IntroductionItaly was the first Western country affected by the COVID-19 pandemic that still constitutes a severe challenge for healthcare workers (HCWs), with a deep impact on their mental health. Several studies confirmed that a considerable proportion of HCW developed adverse psychological impairment (PsI). To focus on preventive and rehabilitation measures, it is fundamental to identify individual and occupational risk factors. We systematically assessed possible PsI among all employees in a large university hospital in Italy, using validated psychometric scales in the context of occupational health surveillance. MethodsIn the period of July 2020 to July 2021, we enrolled 990 HCWs. For each subject, the psychological wellbeing was screened in two steps. The first-level questionnaire collected gender, age, occupational role, personal and occupational COVID-19 exposure, general psychological discomfort (GHQ-12), post-traumatic stress symptoms (IES-R), and anxiety (GAD-7). Workers showing PsI (i.e., test scores above the cutoff in at least one among GHQ-12, IES-R, and GAD-7) have been further investigated by the second-level questionnaire (psycho-diagnostic) composed by PHQ-9, DES-II, and SCL-90 scales. If the second-level showed clinically relevant symptoms, then we offered individual specialist treatment (third level). ResultsThree hundred sixteen workers (32%) presented signs of PsI at the first-level screening questionnaire. Women, nurses, and subjects engaged in the COVID-19 area and with an infected family member showed significantly higher PsI risk. PsI prevalence was strongly associated with the pandemic trend in the region but sensibly decreased after January 2021, when almost all workers received the vaccination. A proportion of subjects with PsI presented clinically relevant symptoms (second-level screening) on PHQ-9 (35%), DES (20%), and SCL-90 (28%). These symptoms were associated neither to direct working experience with patients with COVID-19 nor to COVID-19 experience in the family and seemed not to be influenced by the pandemic waves or workers vaccination. ConclusionsThe evaluation of psychological wellbeing of all hospital workers, directly or indirectly exposed to pandemic consequences, constitutes a unique condition to detect individual, occupational, and non-occupational risk factors for PsI in situations of high stress and/or disasters, as well as variables associated with symptom chronicization.

One Year Facing COVID. Systematic Evaluation of Risk Factors Associated With Mental Distress Among Hospital Workers in Italy / M. Bonzini, A. Comotti, A. Fattori, F. Cantù, E. Colombo, V. Tombola, E. Myslymi, M. Gatti, G. Stucchi, C. Nava, L. Bordini, L. Riboldi, P. Brambilla. - In: FRONTIERS IN PSYCHIATRY. - ISSN 1664-0640. - 13:(2022 Mar 10), pp. 834753.1-834753.12. [10.3389/fpsyt.2022.834753]

One Year Facing COVID. Systematic Evaluation of Risk Factors Associated With Mental Distress Among Hospital Workers in Italy

M. Bonzini
Primo
;
A. Comotti;A. Fattori;F. Cantù;M. Gatti;G. Stucchi;L. Bordini;P. Brambilla
Ultimo
2022

Abstract

IntroductionItaly was the first Western country affected by the COVID-19 pandemic that still constitutes a severe challenge for healthcare workers (HCWs), with a deep impact on their mental health. Several studies confirmed that a considerable proportion of HCW developed adverse psychological impairment (PsI). To focus on preventive and rehabilitation measures, it is fundamental to identify individual and occupational risk factors. We systematically assessed possible PsI among all employees in a large university hospital in Italy, using validated psychometric scales in the context of occupational health surveillance. MethodsIn the period of July 2020 to July 2021, we enrolled 990 HCWs. For each subject, the psychological wellbeing was screened in two steps. The first-level questionnaire collected gender, age, occupational role, personal and occupational COVID-19 exposure, general psychological discomfort (GHQ-12), post-traumatic stress symptoms (IES-R), and anxiety (GAD-7). Workers showing PsI (i.e., test scores above the cutoff in at least one among GHQ-12, IES-R, and GAD-7) have been further investigated by the second-level questionnaire (psycho-diagnostic) composed by PHQ-9, DES-II, and SCL-90 scales. If the second-level showed clinically relevant symptoms, then we offered individual specialist treatment (third level). ResultsThree hundred sixteen workers (32%) presented signs of PsI at the first-level screening questionnaire. Women, nurses, and subjects engaged in the COVID-19 area and with an infected family member showed significantly higher PsI risk. PsI prevalence was strongly associated with the pandemic trend in the region but sensibly decreased after January 2021, when almost all workers received the vaccination. A proportion of subjects with PsI presented clinically relevant symptoms (second-level screening) on PHQ-9 (35%), DES (20%), and SCL-90 (28%). These symptoms were associated neither to direct working experience with patients with COVID-19 nor to COVID-19 experience in the family and seemed not to be influenced by the pandemic waves or workers vaccination. ConclusionsThe evaluation of psychological wellbeing of all hospital workers, directly or indirectly exposed to pandemic consequences, constitutes a unique condition to detect individual, occupational, and non-occupational risk factors for PsI in situations of high stress and/or disasters, as well as variables associated with symptom chronicization.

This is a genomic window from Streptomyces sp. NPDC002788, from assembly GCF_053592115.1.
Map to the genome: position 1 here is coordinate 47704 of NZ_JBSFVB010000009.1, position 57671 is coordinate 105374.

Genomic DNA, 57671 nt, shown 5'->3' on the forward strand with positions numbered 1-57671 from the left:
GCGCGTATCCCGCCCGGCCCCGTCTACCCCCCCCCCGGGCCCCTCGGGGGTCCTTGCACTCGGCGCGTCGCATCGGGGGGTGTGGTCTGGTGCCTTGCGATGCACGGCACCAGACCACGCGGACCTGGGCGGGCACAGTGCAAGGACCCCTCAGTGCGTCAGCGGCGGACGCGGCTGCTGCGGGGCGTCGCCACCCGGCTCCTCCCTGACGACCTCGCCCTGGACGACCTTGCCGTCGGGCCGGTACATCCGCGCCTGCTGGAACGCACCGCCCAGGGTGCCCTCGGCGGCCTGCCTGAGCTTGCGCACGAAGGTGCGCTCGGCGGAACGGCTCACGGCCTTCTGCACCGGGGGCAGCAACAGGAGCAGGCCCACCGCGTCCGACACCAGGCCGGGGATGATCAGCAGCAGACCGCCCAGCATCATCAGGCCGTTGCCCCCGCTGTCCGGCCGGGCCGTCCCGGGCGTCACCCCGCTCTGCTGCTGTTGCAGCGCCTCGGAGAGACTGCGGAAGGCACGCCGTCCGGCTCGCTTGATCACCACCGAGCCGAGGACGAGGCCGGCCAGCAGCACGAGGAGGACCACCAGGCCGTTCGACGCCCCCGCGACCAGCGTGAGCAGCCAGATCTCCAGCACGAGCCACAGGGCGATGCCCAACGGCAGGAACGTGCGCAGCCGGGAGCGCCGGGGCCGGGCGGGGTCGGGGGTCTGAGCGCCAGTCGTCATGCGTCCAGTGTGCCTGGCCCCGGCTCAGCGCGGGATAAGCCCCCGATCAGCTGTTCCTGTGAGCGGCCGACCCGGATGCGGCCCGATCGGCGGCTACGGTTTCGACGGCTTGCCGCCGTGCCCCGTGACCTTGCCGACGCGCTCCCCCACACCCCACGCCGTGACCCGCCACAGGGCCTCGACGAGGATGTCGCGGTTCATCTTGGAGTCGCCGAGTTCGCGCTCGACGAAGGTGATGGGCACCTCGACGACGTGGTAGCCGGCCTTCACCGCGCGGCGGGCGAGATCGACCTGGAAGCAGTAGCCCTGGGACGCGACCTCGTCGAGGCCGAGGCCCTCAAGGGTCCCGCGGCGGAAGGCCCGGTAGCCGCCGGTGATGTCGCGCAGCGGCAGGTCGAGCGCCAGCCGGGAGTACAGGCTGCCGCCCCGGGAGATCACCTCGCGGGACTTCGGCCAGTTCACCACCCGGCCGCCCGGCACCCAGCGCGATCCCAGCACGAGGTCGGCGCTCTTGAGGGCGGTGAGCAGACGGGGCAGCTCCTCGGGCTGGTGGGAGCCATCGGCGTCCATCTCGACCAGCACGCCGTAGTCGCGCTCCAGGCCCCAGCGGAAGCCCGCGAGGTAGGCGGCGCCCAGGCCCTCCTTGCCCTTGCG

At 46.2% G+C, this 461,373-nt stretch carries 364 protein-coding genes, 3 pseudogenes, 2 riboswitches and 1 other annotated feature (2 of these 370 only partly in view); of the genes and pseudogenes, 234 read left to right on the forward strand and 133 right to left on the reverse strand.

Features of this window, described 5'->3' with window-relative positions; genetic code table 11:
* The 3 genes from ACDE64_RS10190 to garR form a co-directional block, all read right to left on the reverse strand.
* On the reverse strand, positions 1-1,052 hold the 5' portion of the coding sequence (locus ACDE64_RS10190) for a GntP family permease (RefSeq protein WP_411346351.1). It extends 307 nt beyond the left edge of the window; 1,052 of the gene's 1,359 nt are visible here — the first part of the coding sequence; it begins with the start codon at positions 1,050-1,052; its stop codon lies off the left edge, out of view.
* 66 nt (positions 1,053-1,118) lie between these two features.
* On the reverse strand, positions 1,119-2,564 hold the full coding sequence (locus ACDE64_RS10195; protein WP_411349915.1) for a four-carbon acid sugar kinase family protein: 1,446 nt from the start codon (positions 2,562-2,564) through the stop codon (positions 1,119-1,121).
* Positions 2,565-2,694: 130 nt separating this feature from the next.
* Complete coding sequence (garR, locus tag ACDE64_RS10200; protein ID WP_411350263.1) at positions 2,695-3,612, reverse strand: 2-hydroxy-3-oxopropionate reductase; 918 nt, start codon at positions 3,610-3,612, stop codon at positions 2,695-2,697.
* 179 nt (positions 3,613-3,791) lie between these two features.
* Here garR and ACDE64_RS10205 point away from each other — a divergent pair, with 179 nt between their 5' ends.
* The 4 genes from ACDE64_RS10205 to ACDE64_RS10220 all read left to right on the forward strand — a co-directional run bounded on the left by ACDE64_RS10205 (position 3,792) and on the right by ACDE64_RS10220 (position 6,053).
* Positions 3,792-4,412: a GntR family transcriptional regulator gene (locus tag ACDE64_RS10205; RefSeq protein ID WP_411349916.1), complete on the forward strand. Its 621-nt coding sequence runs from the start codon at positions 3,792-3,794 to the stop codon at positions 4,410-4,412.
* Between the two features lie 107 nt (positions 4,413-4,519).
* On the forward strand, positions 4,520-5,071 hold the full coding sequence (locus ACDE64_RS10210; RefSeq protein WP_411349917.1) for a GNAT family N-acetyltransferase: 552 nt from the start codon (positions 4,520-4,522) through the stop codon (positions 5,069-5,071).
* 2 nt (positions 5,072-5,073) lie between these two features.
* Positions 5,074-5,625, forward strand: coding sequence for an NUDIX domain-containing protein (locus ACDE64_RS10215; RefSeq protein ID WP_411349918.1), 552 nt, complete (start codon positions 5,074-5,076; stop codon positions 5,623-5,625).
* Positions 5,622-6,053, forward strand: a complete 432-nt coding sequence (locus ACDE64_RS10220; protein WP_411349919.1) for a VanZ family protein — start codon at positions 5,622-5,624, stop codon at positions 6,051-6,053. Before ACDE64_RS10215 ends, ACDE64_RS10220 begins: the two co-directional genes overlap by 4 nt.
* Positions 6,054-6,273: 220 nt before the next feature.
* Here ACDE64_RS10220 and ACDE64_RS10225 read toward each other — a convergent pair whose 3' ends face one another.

COVID-19 vaccine; healthcare workers; mental health; psychological impairment; risk factors;
Settore MED/25 - Psichiatria
10-mar-2022
Article (author)
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Utilizza questo identificativo per citare o creare un link a questo documento: https://hdl.handle.net/2434/920170
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